something we saw increasingly as we headed from León to Galicia were completely abandoned villages, or villages with two or even one permanent resident. this concept came up for the first time as we walked through the first town beyond Rabanal del Camino — Foncebadón. whereas Rabanal had not only several albergues, two hotels, casa rurales, a neighborhood store, and two cafes its closest neighbor only boasted  three small, moderately-equipped albergues, one of which also served as the town’s only pub.

during the middle ages, however, the town flourished, nestled on a sheltered ridge just below the pass over the Irago Mountains on the Roman-built road that wends its way towards the gold mines of Bierzo in one direction and far distant Italy in the other. for a time, it was the preferred (and only safe) route and received approval and development support from a number of monarchs over the centuries. vivacity of the town dwindled steadily from about the 16th century as the stream of peregrinos slowed; wars and new roads kept people away or sent the few travelers along other paths over the mountains.

by the early 1970s not only were most of the peregrinos gone, but so were virtually all inhabitants. as one of my guidebooks put it, in 1974, the village was in its “death throes” with only 4 inhabitants tending a couple of cows and sheep; by 1990 it was only a mother and son. — “Our pilgrims were permitted to lay sleeping bags on straw in one of the two houses in the village still having a semblance of a roof.” it sounded as if the buildings of Foncebadón crumbled and collapsed with each successive group they shepherded along the Camino until virtually nothing structurally reliable remained. all of which is to explain why we opted for Rabanal instead of hiking the extra 6 kilometers to this near ghost town.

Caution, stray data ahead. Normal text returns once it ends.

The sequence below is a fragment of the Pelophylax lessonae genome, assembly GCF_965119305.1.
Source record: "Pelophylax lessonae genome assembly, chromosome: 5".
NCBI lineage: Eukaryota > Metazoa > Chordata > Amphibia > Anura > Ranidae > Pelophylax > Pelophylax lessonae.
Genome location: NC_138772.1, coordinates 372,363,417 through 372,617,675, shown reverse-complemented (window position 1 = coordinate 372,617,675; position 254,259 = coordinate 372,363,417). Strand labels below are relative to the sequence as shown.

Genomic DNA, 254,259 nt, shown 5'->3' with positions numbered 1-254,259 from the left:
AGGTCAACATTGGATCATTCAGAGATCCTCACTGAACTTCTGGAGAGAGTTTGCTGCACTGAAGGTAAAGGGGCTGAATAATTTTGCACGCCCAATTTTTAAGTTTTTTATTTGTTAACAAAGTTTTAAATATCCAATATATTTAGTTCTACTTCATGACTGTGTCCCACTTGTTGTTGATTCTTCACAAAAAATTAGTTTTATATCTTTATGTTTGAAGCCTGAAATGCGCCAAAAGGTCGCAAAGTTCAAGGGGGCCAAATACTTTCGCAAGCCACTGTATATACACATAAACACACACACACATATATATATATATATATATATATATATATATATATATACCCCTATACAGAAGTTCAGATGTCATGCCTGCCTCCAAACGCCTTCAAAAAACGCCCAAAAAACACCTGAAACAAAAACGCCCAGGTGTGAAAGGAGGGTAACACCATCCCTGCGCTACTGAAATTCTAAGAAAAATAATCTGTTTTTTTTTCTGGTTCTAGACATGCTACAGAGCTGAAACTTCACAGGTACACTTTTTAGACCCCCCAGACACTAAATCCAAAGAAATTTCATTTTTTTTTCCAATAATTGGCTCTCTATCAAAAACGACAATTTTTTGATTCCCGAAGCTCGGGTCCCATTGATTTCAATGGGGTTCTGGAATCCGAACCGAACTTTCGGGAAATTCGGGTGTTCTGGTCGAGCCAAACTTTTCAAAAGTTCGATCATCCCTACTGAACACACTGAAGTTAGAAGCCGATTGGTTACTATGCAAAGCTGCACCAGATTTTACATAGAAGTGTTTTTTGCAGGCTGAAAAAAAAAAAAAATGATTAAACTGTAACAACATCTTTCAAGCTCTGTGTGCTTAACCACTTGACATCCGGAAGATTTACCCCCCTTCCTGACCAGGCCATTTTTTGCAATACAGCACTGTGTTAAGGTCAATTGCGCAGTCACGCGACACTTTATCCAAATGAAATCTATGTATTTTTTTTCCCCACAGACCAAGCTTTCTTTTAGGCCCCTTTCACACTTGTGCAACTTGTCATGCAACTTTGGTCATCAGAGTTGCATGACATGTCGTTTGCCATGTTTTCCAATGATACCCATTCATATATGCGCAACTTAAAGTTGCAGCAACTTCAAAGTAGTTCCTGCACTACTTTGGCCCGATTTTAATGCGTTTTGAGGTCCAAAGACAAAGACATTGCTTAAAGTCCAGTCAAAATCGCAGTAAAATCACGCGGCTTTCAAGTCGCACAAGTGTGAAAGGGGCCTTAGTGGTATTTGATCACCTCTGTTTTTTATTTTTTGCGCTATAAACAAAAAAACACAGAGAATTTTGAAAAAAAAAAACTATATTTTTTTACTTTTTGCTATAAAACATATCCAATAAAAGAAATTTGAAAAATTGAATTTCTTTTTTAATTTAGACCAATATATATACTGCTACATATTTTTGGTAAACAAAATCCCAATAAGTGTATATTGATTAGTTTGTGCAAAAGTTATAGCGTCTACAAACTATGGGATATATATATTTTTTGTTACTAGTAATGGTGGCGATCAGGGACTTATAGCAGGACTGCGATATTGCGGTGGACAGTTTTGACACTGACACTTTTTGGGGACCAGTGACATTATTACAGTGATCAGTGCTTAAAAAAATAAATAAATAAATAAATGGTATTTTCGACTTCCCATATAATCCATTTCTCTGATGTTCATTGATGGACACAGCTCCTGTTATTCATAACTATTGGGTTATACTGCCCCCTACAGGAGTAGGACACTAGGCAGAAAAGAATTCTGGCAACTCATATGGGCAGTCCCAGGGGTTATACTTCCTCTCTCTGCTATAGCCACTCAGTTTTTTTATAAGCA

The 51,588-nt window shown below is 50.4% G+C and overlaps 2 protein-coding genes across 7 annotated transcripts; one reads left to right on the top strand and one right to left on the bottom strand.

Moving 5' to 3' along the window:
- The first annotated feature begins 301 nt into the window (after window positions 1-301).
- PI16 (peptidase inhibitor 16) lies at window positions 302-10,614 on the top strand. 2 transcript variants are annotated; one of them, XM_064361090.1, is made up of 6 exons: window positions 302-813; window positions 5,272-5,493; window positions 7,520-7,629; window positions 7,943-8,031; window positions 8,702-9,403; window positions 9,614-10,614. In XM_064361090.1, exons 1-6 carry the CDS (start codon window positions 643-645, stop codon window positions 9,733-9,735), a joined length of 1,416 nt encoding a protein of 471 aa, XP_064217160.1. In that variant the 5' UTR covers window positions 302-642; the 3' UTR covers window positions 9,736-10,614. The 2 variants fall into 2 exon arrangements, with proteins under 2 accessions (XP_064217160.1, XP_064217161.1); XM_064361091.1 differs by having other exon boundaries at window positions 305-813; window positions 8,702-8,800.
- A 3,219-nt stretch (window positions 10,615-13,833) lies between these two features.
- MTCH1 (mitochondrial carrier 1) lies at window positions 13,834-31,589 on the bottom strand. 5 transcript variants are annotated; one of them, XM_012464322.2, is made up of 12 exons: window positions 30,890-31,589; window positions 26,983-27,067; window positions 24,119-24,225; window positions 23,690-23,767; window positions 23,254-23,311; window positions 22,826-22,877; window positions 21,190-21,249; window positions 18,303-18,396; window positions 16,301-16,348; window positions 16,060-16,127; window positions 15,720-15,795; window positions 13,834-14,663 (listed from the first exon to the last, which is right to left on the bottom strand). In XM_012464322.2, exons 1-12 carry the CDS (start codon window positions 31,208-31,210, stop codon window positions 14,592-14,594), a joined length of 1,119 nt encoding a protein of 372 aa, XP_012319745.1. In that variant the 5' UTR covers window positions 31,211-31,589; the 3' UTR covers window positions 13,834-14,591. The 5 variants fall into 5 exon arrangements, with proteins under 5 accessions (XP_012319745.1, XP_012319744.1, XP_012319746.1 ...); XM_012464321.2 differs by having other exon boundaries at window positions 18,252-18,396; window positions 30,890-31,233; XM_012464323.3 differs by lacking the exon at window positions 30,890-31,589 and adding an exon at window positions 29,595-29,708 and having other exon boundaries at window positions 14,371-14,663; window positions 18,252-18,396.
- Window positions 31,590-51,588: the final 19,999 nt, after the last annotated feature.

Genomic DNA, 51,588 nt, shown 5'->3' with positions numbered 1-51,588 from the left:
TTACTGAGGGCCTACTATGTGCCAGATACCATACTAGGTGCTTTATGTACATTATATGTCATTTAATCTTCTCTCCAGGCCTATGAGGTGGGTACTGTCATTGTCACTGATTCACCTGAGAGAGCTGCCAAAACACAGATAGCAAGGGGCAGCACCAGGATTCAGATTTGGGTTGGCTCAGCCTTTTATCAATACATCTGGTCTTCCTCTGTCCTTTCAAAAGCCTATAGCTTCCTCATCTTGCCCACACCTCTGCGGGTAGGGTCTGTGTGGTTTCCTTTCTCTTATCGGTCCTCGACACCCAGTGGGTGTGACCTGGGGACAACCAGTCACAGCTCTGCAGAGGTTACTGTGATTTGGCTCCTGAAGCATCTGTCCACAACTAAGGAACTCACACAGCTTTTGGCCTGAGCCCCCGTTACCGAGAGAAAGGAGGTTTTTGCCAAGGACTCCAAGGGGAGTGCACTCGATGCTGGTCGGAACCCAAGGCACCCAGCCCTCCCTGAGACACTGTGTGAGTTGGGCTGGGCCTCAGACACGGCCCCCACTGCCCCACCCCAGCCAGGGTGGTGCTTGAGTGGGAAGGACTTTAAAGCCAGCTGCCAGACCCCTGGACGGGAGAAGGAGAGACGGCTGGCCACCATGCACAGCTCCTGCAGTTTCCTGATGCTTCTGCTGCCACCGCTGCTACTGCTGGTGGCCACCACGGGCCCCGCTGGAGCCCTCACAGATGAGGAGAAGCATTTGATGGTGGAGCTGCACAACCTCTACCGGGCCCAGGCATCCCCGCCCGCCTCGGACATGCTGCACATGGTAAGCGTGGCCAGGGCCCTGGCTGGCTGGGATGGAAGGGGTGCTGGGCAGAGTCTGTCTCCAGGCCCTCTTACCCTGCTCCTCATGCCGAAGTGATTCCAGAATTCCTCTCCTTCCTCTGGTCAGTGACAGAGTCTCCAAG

staying over would have probably proven a unique Camino experience; at least we wouldn’t have needed to sleep out in the elements… (which gets me thinking — where along the Camino did Martin Sheen and his companions have to sleep outdoors? perhaps reason enough to go back and watch it to determine if I can pinpoint the general vicinity.) we ran into the Australian couple from San Martin while noshing in Molinaseca (our destination this day) and they related their experience of staying overnight in Foncebadón. very quite and somewhat eerie are the terms that come to mind. as I said, there are some refurbished buildings to cater to peregrinos, but more remain abandoned. in the second picture above you can see the patchwork metal roof on the left barely keeping out the weather and, presumably, just keeping the building from giving up sooner rather than later.

as for the cross in the above image, I forget the origins — perhaps something to do with erecting crosses in order to get a tax exemption — but there were signs asking peregrinos not to leave rocks at the base of each. two kilometers beyond the village is the Cruz de Ferro (about which more shortly) where the growing mound is an important Camino milestone and where people are invited to leave behind pebbles. for the few villagers, however, it seems an undue additional burden to keep the non-Cruz-de-Ferro free of pebbles from over-eager peregrinos.